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Iranian Harlequin Newt

Scientific Name: Neurergus kaiseri

Conservation Status:

Vulnerable IUCN Red List


All newts are salamanders but not all salamanders are newts; newts are a type of salamander that generally spend most of the year living on the land. Newts look like a cross between a lizard and a frog. The have moist, smooth skin like frogs and long bodies and tails like lizards. Most newts can regenerate body parts, organs, heart tissue, parts of their nervous system, and even their eyes!

Iranian harlequin newts live in streams and pools of water that dry up after three to four months. They spend the hot summer months in unused burrows, and during the hottest months, they estivate, beginning a period of reduced metabolic activity like hibernation, but in response to heat rather than cold. Bold orange and black colors trick predators into believing they are toxic to eat. Recent data indicates there are too few Iranian harlequin newts left to sustain a wild population. This newt is regularly collected for the pet trade and climate change has increased the number and duration of droughts, contributing to the declining wild population of this species.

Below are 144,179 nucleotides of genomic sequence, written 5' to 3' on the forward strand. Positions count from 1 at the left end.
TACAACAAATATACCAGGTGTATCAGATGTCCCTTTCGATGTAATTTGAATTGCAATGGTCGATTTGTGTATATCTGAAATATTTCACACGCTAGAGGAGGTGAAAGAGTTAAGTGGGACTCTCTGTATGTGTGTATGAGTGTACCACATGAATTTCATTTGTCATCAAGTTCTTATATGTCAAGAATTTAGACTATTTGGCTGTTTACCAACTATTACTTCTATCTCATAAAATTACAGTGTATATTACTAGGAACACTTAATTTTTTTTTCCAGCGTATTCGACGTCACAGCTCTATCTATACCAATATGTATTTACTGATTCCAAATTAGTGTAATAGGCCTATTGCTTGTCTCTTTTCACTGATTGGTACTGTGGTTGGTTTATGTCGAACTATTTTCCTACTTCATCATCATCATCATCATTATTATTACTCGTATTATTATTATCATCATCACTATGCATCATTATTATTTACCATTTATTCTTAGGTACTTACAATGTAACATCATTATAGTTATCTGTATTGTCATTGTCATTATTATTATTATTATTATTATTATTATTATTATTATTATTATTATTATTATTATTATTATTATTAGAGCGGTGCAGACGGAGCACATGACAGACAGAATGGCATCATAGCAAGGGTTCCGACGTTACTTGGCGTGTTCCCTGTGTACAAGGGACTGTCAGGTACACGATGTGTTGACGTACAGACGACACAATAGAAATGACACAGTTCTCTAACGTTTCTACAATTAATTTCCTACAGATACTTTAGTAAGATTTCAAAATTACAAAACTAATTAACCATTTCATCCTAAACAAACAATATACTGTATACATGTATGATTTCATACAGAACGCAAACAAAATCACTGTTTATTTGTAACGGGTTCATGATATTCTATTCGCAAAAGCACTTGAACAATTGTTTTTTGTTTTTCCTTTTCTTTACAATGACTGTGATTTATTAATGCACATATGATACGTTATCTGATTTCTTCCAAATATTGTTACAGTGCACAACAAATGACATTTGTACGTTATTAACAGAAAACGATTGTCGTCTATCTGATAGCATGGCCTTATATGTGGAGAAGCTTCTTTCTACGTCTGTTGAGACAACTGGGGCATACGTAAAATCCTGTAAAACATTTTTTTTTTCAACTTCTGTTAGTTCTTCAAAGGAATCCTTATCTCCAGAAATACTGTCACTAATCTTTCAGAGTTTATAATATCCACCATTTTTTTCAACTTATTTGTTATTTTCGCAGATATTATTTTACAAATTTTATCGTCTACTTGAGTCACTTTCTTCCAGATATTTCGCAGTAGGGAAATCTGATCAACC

Iranian harlequin newts are found only in four remote mountain streams and small pools in Iran.


These amphibians are carnivorous. They eat worms, slugs, amphibian eggs, and fish eggs. Their larvae are also carnivorous, eating insect larvae and small crustaceans.


An adult Iranian harlequin newt has a body length of five inches. Their lifespan in the wild is unknown, but in human care the average lifespan is six to eight years.


You’ll find this animal in the Damp Forest section of the LAIR. See Zoo Map.

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